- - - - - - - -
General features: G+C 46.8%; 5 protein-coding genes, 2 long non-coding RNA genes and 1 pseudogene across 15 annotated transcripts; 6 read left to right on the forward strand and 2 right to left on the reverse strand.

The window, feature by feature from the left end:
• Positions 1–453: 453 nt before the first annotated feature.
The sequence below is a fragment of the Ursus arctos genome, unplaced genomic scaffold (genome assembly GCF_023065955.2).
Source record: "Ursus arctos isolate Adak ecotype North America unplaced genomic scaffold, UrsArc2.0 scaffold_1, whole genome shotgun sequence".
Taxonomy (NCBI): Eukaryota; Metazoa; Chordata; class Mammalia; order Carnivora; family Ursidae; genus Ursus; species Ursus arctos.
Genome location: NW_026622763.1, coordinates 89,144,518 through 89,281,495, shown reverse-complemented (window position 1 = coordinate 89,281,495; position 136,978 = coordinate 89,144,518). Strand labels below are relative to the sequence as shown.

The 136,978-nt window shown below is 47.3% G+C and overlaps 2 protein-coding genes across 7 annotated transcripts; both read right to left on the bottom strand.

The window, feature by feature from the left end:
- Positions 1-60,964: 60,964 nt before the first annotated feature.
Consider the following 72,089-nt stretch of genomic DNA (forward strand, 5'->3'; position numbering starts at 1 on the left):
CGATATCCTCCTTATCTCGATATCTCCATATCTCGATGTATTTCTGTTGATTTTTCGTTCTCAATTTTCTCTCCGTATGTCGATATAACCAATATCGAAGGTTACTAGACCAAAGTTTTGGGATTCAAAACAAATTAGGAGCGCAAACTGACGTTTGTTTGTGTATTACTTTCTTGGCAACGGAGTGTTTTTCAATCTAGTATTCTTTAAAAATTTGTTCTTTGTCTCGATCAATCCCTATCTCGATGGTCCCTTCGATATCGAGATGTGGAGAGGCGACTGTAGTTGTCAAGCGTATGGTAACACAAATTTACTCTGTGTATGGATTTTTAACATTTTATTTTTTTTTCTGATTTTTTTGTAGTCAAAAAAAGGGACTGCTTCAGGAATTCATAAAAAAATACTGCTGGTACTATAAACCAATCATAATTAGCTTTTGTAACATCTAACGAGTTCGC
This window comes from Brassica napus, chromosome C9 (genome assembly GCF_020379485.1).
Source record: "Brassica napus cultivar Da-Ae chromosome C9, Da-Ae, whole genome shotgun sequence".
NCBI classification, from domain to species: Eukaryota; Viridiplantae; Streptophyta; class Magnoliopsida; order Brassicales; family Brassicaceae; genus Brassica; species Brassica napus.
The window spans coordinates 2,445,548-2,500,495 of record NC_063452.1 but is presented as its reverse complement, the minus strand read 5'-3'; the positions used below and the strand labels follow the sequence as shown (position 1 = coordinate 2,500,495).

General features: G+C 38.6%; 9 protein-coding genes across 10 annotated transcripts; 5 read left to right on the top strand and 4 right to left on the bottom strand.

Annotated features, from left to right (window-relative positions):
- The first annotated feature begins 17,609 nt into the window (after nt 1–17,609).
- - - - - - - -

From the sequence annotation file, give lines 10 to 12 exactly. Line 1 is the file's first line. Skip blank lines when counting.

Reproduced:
- Positions 1-60,964: 60,964 nt before the first annotated feature.
Consider the following 72,089-nt stretch of genomic DNA (forward strand, 5'->3'; position numbering starts at 1 on the left):
CGATATCCTCCTTATCTCGATATCTCCATATCTCGATGTATTTCTGTTGATTTTTCGTTCTCAATTTTCTCTCCGTATGTCGATATAACCAATATCGAAGGTTACTAGACCAAAGTTTTGGGATTCAAAACAAATTAGGAGCGCAAACTGACGTTTGTTTGTGTATTACTTTCTTGGCAACGGAGTGTTTTTCAATCTAGTATTCTTTAAAAATTTGTTCTTTGTCTCGATCAATCCCTATCTCGATGGTCCCTTCGATATCGAGATGTGGAGAGGCGACTGTAGTTGTCAAGCGTATGGTAACACAAATTTACTCTGTGTATGGATTTTTAACATTTTATTTTTTTTTCTGATTTTTTTGTAGTCAAAAAAAGGGACTGCTTCAGGAATTCATAAAAAAATACTGCTGGTACTATAAACCAATCATAATTAGCTTTTGTAACATCTAACGAGTTCGC